Mr. Hamoudeh said that, despite the fear and panic at the scene, many still rushed to the supplies. “People were terrified but not everyone, there were those who risked death just so they could get food,” he said. “They just want to live.”

The witnesses said that the tanks fired shells toward people even after they began to run away. They said tanks arrived between 3 and 4 a.m. and started firing regularly toward the Gazans, stopping at around 7 a.m.

The Israeli military did not respond to questions about whether Israeli tanks opened fire before or after the aid trucks arrived. Admiral Hagari said the trucks had neared Gaza City around 4:45 a.m.

Partial drone video footage released by the Israeli military, along with social media videos of the scene analyzed by The New York Times, do not fully explain the sequence of events. Videos show panic, including people ducking for cover and taking food from trucks.

Mr. Al-Sholi described chaos as he ran from the aid trucks and people around him were hit.

“I saw people falling to the ground,” Mr. Al-Sholi said. “The man next to me was shot in the arm with a bullet and lost his finger immediately.”

As he fled, he said, he saw about 30 people on the ground, either killed or wounded. One of those killed was his cousin, who was shot while running with a bag of flour, he said. About 150 meters away from one of the tanks, he recalled seeing a boy, about 12 years old, lying on the ground with his face covered with blood.

A third witness, a journalist who spoke on the condition of anonymity for fear of retaliation from the Israeli military, said the Israeli fire was so intense it was difficult to get to the wounded.

None of the witnesses reported seeing people who had been trampled to death. Mr. Al-Sholi said he saw some people who had been hit by trucks. On Thursday, a doctor who went to the scene, Yehia Al Masri, said he saw dozens of people with gunshot wounds but also people who appeared to have died in a stampede or to have been hit by aid trucks.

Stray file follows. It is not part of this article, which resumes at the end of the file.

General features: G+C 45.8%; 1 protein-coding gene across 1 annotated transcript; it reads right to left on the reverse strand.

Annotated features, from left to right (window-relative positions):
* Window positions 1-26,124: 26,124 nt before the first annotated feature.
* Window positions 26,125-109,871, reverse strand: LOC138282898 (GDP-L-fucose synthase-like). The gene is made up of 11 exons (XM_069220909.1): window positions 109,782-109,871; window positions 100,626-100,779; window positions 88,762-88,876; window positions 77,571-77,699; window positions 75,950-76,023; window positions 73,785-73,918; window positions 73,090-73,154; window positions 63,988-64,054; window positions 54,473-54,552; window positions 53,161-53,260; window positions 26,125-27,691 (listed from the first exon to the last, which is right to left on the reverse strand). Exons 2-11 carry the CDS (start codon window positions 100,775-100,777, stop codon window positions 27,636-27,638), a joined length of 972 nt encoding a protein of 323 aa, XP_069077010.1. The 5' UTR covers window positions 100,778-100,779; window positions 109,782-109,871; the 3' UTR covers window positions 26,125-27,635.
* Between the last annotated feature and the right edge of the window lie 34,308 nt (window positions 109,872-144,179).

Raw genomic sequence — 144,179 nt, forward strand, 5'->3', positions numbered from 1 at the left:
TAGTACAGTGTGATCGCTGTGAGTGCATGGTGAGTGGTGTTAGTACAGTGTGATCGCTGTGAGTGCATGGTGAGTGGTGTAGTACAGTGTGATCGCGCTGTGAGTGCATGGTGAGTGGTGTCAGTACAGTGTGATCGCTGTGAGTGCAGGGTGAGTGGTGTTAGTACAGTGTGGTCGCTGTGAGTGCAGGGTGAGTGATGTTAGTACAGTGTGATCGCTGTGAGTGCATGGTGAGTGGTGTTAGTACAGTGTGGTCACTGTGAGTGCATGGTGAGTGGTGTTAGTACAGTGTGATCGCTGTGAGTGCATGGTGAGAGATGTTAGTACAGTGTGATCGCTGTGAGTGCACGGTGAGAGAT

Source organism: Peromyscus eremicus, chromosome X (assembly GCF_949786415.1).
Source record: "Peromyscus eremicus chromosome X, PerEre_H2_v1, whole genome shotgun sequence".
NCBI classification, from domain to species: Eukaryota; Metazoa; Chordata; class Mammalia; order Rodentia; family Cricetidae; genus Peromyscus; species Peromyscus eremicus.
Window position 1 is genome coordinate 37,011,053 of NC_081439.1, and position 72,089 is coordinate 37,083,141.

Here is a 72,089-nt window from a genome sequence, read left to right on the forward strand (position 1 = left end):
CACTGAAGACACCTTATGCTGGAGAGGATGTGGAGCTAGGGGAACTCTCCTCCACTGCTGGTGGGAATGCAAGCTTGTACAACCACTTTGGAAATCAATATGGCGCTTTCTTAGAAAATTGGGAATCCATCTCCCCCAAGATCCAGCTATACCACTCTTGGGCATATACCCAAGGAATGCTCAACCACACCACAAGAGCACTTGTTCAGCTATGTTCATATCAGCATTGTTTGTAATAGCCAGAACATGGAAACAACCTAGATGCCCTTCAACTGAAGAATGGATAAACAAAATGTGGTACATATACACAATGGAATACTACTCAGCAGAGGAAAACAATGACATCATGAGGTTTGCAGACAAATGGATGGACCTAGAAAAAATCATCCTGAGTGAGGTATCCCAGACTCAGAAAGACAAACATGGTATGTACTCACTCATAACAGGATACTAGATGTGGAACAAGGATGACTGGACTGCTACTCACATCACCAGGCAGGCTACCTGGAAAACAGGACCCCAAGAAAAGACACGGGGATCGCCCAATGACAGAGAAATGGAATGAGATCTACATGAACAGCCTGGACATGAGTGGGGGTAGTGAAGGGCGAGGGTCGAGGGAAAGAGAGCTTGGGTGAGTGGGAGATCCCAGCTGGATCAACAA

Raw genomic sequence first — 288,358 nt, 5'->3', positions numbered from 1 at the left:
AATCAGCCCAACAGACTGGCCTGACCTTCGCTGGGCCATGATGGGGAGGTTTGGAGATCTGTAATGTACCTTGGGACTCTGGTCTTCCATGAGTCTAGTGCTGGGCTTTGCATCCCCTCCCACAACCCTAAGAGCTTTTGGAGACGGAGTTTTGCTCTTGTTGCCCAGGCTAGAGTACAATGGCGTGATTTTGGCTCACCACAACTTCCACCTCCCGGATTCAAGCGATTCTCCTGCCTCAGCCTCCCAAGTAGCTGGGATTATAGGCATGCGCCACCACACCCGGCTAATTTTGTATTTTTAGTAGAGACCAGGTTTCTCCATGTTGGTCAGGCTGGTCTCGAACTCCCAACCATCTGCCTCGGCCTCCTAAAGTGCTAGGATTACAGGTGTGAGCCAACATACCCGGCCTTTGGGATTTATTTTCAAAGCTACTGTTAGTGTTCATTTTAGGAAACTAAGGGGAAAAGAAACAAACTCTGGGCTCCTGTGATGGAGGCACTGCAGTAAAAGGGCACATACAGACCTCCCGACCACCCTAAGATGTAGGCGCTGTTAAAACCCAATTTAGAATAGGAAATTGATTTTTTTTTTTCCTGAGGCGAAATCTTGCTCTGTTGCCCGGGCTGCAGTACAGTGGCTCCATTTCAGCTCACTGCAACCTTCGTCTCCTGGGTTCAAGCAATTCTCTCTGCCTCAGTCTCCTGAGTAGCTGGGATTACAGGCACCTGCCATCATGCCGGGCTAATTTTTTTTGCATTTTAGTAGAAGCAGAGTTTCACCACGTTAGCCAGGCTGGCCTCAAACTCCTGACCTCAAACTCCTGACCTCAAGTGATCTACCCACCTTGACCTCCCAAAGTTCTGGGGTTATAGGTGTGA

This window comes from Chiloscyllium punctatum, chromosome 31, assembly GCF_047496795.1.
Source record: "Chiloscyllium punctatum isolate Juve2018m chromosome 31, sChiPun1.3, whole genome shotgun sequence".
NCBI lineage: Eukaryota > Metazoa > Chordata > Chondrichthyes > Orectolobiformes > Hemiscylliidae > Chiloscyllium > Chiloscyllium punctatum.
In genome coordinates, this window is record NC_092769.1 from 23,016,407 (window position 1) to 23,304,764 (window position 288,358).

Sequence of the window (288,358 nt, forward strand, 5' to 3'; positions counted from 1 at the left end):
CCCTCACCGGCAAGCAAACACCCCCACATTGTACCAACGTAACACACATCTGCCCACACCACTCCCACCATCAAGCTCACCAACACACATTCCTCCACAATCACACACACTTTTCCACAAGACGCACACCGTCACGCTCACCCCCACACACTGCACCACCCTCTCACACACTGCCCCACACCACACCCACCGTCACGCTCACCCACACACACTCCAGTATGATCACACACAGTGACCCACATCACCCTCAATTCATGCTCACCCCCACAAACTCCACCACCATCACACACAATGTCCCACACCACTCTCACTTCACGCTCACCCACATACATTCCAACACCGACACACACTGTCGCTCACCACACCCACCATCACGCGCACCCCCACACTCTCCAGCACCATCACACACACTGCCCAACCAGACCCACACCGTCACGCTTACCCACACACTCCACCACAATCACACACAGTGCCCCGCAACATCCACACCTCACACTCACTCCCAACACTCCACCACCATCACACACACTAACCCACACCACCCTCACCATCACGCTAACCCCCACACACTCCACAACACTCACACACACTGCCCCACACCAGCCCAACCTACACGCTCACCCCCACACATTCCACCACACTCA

The tanks stopped firing around 7 a.m., but they did not pull back. People started dragging or carrying the dead and wounded, saying the Muslim declaration of faith as they did so fearing the tanks would start firing again, said Mr. Hamoudeh.

About a mile away ambulances had gathered, unable to get any closer, for fear of being fired on by Israeli forces. Some people carried or brought the wounded to them on donkey carts, or took them to hospitals on their own.

Palestinians being treated at Kamal Edwan Hospital in the northern Gaza Strip, on Thursday.Credit…Agence France-Presse — Getty Images

Around 150 wounded people and 12 of those killed arrived at the Kamal Adwan Hospital, said Dr. Eid Sabbah, the head of nursing there. He said about 95 percent of the injuries were gunshot wounds in the chest and abdomen.

Many of the wounded were in critical condition and required surgery. But the hospital, like the few others still functioning in Gaza, suffered from a lack of electricity, fuel, medical equipment and medicine.

Medical staff were only able to perform 20 operations, with painkillers but without anesthesia, in their three equipped operating rooms, Dr. Sabbah said. Like food supplies, medical aid has become scarce over the last four months, leaving the few hospitals still operating struggling to treat patients beyond first aid.

Dr. Sabbah warned that many of the wounded from Thursday’s shooting could not be properly treated in their hospital.

“In the I.C.U. there are patients who need specializations and medicines and need complicated surgeries,” he said. “Their only hope is to be transferred outside of Gaza to be treated.”

Nader Ibrahim contributed reporting.